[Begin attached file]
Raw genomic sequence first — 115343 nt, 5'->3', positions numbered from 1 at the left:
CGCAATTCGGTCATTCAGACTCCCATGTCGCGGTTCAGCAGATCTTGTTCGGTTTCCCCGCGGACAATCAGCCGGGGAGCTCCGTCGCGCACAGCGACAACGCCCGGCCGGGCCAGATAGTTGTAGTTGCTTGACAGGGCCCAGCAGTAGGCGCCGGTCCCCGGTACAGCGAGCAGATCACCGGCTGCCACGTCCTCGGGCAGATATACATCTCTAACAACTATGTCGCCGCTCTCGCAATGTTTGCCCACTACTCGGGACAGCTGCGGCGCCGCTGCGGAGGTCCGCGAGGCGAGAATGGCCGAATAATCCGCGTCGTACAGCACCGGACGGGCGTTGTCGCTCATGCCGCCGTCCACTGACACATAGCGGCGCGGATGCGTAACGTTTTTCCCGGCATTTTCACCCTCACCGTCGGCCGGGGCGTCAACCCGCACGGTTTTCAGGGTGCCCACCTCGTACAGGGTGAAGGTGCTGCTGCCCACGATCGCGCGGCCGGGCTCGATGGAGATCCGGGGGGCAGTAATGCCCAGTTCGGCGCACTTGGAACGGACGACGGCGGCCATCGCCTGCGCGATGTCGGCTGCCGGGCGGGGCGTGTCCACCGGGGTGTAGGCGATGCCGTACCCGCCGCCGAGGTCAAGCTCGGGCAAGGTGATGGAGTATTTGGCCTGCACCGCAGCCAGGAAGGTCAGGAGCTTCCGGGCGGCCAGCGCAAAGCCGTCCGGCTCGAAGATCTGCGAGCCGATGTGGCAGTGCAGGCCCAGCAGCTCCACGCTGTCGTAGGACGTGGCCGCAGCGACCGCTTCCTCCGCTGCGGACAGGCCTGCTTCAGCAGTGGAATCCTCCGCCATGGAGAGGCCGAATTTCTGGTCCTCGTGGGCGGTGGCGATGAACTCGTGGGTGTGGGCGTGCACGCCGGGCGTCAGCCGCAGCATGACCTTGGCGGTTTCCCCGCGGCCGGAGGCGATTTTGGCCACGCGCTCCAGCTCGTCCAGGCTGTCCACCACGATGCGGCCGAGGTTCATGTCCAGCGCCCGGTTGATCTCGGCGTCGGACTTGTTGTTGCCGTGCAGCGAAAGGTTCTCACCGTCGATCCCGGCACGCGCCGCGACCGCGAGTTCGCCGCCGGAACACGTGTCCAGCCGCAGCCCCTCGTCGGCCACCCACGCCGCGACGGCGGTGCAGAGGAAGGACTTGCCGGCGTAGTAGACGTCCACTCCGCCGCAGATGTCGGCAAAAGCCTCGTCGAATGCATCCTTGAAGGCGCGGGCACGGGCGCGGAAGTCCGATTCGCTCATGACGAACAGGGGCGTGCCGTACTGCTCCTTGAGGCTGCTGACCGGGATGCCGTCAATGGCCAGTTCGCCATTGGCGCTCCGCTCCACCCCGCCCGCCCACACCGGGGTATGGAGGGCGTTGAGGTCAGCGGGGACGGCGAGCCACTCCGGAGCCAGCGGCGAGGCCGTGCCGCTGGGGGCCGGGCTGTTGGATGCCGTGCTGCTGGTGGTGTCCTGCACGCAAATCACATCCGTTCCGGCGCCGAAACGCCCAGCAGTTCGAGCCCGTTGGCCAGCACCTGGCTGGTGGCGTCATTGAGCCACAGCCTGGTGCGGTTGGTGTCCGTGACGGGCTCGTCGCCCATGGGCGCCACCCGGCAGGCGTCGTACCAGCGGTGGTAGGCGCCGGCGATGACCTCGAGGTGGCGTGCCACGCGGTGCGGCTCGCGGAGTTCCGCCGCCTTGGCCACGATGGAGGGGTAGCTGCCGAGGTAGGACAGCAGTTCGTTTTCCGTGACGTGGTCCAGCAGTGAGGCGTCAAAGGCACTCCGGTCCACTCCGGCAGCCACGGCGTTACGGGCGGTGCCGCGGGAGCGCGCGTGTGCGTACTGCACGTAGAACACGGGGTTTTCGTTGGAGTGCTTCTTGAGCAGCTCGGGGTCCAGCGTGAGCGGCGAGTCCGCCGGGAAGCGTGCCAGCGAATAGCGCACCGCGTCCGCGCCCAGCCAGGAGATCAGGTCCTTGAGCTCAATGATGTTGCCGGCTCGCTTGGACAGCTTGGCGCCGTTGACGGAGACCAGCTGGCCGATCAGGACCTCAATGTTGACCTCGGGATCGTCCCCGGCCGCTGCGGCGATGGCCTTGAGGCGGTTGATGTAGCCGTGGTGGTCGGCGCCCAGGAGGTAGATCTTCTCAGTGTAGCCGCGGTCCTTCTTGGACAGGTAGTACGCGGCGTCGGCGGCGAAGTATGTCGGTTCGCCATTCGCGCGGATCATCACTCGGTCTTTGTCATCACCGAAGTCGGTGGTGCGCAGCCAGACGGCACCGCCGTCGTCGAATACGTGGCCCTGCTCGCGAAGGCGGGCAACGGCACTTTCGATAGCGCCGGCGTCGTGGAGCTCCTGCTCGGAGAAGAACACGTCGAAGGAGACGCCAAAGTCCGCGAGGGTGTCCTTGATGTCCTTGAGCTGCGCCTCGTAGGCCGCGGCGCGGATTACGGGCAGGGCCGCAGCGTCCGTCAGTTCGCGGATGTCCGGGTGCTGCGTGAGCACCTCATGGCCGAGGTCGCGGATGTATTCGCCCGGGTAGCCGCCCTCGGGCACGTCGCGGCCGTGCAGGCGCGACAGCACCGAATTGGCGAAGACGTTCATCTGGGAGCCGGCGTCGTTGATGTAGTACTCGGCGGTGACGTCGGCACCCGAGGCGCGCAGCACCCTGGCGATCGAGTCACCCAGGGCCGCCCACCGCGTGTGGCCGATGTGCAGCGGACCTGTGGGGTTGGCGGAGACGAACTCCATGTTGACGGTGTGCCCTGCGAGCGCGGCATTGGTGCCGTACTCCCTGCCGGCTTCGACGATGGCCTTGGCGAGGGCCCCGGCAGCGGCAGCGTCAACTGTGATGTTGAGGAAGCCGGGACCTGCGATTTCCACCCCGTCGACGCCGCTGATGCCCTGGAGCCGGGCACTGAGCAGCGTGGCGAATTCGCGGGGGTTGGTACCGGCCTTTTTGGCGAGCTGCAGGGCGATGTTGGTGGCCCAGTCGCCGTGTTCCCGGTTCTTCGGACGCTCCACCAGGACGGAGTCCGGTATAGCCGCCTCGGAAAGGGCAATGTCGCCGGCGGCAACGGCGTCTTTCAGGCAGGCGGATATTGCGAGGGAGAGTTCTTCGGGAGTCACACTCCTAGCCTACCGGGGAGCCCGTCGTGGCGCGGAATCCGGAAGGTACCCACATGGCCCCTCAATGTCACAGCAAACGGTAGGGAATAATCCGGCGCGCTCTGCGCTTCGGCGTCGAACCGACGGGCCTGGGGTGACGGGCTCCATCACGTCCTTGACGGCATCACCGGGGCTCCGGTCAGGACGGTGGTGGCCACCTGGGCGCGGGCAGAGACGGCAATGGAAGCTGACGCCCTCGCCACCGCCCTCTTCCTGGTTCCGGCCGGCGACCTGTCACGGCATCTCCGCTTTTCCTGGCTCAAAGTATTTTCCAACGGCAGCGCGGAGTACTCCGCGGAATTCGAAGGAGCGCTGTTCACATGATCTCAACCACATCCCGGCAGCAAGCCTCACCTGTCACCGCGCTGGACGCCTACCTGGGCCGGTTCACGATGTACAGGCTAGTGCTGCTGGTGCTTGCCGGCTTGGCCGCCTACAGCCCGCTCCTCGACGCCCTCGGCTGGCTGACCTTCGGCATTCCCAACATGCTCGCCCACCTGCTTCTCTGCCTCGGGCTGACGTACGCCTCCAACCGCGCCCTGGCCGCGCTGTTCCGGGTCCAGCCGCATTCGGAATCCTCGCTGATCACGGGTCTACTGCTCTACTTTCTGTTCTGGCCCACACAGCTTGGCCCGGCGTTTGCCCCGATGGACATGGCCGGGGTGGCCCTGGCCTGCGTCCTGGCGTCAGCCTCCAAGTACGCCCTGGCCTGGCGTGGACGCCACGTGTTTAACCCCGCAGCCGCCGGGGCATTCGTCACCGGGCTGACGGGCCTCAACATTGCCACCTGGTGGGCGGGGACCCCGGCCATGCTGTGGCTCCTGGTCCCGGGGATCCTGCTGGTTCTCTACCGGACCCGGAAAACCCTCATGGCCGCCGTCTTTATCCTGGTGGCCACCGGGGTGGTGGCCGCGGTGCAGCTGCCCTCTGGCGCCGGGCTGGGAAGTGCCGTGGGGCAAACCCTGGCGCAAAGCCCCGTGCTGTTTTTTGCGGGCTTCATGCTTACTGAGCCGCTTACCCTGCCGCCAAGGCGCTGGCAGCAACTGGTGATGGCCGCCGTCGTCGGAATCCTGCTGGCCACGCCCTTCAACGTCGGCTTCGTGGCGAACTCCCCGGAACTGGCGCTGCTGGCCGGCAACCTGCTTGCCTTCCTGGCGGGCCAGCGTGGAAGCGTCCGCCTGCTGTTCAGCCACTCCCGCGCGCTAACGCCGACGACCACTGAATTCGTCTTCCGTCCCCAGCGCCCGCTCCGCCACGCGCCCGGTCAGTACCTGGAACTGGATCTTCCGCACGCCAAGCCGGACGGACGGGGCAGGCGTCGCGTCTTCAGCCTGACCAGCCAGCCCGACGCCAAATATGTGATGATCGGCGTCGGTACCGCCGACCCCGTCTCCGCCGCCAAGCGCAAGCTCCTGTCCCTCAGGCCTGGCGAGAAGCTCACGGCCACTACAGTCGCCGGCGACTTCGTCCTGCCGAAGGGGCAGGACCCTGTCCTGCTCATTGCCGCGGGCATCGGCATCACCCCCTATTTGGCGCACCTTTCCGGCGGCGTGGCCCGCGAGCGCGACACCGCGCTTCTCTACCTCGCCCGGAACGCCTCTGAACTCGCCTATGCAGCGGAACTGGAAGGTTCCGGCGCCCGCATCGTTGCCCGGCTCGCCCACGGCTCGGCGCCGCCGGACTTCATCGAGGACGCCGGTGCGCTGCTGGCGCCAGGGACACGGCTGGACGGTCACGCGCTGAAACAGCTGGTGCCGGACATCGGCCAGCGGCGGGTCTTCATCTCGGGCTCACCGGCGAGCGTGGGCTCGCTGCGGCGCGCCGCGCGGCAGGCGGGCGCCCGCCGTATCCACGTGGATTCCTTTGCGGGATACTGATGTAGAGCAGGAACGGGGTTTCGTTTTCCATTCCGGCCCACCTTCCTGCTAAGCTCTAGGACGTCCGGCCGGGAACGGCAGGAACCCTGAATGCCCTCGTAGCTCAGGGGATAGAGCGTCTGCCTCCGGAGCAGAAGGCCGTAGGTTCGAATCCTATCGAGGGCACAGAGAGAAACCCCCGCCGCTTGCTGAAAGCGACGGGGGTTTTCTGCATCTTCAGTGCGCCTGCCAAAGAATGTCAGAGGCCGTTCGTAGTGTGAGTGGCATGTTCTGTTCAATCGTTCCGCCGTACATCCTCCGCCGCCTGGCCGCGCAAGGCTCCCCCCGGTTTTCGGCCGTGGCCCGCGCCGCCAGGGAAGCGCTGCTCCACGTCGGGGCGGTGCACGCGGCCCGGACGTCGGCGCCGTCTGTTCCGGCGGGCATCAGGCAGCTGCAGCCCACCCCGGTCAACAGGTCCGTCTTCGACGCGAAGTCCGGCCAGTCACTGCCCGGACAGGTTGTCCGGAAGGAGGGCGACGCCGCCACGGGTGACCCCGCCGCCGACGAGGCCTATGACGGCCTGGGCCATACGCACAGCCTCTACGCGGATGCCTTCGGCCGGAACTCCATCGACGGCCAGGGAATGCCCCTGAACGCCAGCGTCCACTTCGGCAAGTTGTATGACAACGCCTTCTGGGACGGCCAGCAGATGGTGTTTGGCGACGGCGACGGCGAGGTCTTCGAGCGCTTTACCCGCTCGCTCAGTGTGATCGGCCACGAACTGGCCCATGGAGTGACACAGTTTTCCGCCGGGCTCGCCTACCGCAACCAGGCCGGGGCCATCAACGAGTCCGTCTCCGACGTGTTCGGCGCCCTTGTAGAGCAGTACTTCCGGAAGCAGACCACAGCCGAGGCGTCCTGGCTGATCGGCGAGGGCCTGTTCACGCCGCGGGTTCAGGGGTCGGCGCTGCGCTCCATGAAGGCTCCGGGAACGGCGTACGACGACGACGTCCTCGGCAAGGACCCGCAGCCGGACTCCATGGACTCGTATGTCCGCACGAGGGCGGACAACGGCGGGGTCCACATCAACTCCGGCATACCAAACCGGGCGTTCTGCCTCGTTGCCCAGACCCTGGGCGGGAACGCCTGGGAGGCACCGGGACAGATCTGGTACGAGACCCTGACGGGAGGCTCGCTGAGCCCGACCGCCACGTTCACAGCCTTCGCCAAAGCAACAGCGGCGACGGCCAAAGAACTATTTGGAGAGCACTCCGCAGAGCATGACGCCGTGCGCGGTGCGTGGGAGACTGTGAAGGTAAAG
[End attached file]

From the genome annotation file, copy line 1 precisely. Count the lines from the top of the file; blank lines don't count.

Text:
Raw genomic sequence first — 115343 nt, 5'->3', positions numbered from 1 at the left: